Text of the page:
Every film I watched depicted issues like crossing the U.S.-Mexico border, adjusting to a new lifestyle and a new culture, the hardships of U.S. life, or something of that matter. I even had the chance to conduct a few student and professor interviews to shed light on the crossing of borders and film as well. I really think I learned a lot about different types of people and their lifestyles through my research, writing and blogging, and for that, I am truly grateful.
Over the past few months, I watched films that I don’t think I would have watched in a million years if it weren’t for Border Beat. I would have never walked into Casa Video to seek out foreign films nor search the Internet for fun border movies. Living in Tucson for the greater part of my life, this may seem odd. But for some reason, border films never clicked with me. Then, my best friend who studies international law in Washington D.C. took a Latin American film class and loved it. And when Professor Rochlin told us to pick a topic to blog about this semester, it seemed like a perfect fit.
Now, I’ve seen movies such as “Sin Nombre,” “La Misma Luna,” “Sin Dejar Huella” or even “Babel” which stars celebrities like Brad Pitt. These are titles I would’ve normally scrolled right past on Netflix and not think twice about.
Now, I find myself scrolling for these kinds of movies. I look at the recommendations listed next to each border movie I watch. I will click links from site to site to see if there are any other types of movies that I’d find interesting. I’ve come to love border issues depicted in film.
I also had a chance to watch both movies and documentaries, produced and directed by Americans and by Mexicans. I learned about the emotional plights of immigrants headed to El Norte, I learned about young children who travel by train and the types of navigating they must do, and I learned about la migra and Mexican laws. Heck, I even learned about U.S. laws concerning immigration and deportation that I never even knew existed. As a viewer, you see the physically exhausting experiences migrants encounter and you see how the Border Patrol can act. You see how different families are in U.S. culture and Hispanic cultures. By watching films, you really get a chance to experience something out of your comfort zone. It’s something that may be Hollywood-produced, but something that is very real to a lot of people.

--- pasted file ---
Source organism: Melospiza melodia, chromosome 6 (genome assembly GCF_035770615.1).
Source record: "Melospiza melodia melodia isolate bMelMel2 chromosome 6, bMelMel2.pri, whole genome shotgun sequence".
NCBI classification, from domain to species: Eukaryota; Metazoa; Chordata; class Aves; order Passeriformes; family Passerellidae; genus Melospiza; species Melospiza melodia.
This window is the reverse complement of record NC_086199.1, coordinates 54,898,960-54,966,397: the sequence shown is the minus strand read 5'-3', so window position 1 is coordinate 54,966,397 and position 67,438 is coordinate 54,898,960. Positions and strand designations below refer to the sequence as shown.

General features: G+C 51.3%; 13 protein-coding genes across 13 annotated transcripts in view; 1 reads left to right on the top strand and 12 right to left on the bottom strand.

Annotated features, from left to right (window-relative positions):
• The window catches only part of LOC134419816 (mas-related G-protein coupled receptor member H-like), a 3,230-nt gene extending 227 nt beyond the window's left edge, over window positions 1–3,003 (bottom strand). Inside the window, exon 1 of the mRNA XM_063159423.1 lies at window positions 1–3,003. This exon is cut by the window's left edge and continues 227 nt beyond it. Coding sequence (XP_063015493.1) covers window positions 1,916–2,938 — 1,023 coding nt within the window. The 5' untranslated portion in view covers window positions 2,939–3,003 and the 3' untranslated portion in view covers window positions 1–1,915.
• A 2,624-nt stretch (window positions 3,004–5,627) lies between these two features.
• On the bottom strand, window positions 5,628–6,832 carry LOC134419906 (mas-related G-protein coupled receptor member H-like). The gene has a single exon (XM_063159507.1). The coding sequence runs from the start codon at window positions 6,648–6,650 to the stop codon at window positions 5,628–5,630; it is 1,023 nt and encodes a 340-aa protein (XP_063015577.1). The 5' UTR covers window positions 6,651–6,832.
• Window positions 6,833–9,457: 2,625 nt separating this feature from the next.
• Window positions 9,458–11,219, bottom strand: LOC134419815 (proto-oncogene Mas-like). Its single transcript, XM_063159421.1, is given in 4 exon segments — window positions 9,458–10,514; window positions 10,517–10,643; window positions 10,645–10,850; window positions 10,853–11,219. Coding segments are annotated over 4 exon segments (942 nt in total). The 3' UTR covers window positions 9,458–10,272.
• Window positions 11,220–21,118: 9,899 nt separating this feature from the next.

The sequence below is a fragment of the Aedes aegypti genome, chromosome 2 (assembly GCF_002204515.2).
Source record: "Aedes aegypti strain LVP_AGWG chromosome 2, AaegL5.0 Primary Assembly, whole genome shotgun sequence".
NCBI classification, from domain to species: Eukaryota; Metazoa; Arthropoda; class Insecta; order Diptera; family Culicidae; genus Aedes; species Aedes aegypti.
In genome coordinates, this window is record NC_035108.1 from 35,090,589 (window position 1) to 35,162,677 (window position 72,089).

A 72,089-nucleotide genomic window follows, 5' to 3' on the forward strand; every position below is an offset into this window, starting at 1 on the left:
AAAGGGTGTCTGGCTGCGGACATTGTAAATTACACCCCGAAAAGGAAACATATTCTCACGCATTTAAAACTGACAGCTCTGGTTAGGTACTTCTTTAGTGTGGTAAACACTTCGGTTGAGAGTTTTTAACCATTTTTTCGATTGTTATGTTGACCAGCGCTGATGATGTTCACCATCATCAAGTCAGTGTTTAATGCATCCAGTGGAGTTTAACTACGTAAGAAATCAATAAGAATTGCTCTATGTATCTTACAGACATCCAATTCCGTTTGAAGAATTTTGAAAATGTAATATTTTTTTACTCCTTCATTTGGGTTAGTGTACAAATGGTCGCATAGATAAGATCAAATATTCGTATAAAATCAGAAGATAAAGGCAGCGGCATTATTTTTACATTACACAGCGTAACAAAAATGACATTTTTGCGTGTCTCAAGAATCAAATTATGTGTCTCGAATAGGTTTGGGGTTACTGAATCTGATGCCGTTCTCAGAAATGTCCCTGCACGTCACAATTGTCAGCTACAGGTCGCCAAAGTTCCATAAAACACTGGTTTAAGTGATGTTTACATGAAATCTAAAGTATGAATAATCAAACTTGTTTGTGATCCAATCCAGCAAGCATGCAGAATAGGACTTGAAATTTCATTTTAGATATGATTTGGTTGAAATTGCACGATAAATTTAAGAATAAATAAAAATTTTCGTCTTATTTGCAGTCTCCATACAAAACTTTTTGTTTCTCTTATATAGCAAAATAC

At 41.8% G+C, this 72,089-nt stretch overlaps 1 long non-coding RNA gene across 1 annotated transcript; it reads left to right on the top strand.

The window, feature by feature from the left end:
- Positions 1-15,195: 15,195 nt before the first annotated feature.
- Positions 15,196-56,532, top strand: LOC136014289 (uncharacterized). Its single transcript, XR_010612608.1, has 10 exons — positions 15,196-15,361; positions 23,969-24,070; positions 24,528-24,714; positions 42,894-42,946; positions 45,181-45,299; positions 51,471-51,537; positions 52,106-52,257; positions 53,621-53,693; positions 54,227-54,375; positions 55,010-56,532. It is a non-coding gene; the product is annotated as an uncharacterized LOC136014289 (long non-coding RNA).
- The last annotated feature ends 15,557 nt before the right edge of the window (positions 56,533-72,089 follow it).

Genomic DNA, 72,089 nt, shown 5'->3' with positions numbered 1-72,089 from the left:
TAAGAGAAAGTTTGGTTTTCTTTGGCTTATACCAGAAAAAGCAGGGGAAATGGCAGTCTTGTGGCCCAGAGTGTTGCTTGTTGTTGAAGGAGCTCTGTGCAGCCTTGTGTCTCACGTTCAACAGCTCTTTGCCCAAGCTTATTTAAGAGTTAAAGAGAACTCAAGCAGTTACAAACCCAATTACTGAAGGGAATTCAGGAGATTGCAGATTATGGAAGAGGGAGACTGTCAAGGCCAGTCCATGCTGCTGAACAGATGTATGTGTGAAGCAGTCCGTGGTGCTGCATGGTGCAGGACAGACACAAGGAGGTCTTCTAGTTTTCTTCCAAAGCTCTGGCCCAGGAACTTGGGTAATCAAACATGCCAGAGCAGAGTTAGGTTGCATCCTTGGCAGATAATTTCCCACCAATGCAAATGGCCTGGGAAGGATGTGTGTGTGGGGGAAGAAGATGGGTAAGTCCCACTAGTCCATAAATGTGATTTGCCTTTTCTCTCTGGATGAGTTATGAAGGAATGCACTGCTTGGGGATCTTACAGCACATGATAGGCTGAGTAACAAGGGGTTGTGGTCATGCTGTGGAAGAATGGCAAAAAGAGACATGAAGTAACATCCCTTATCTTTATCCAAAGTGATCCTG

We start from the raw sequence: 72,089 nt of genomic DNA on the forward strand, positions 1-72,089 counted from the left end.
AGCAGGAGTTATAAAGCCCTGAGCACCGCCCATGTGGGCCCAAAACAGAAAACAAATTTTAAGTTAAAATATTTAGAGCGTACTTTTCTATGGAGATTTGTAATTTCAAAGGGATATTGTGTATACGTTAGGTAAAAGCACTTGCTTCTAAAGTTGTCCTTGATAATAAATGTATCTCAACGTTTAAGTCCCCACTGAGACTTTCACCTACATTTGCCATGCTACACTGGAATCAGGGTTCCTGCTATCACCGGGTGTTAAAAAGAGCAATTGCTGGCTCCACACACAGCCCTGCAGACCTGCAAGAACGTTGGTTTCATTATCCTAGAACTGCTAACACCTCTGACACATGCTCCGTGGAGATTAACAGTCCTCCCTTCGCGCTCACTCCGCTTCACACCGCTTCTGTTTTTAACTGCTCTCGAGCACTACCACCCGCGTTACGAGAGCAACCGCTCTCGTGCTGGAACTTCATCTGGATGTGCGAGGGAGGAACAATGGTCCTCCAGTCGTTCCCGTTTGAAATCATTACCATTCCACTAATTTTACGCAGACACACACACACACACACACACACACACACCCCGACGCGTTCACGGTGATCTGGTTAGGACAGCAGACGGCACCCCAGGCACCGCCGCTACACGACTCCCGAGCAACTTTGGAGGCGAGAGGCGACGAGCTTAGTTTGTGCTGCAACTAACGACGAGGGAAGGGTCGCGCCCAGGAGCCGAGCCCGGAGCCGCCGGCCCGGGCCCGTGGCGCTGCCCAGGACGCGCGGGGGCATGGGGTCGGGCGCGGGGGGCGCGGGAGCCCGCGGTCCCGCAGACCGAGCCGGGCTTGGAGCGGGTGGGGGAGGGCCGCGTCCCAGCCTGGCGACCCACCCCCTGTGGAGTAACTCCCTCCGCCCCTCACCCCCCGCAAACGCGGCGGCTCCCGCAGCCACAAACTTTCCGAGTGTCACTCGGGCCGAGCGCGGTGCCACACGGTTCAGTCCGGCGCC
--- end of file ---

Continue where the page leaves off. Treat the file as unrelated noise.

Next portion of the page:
Having the opportunity to chat with history and Latin American professors about the border and relevant films was a great experience. They had their own insights on different movies and led me to conduct some interviews and research on the Tucson Cine Mexico, an annual Tucson film festival. I ended up writing a story on that as well.
I’m really happy that Border Beat gave me the chance to try something new. I would have never thought to watch border films prior to the class, but now that I’ve seen a few and have learned more about the issues surrounding the border, I have a feeling that these types of movies will be in my queue in the future.
The Border Beat class really opened my eyes to the types of stories that a journalist can write regarding borders. I wrote stories on the TUSD’s Mexican-American Studies program, the University of Arizona’s Eller ARC organization, the Tucson food truck roundup, and the plight of a Vietnamese couple traveling to the U.S. It’s been fun writing about such diverse subjects that all happen to be related in a unique way, and I know I’m going to miss the class.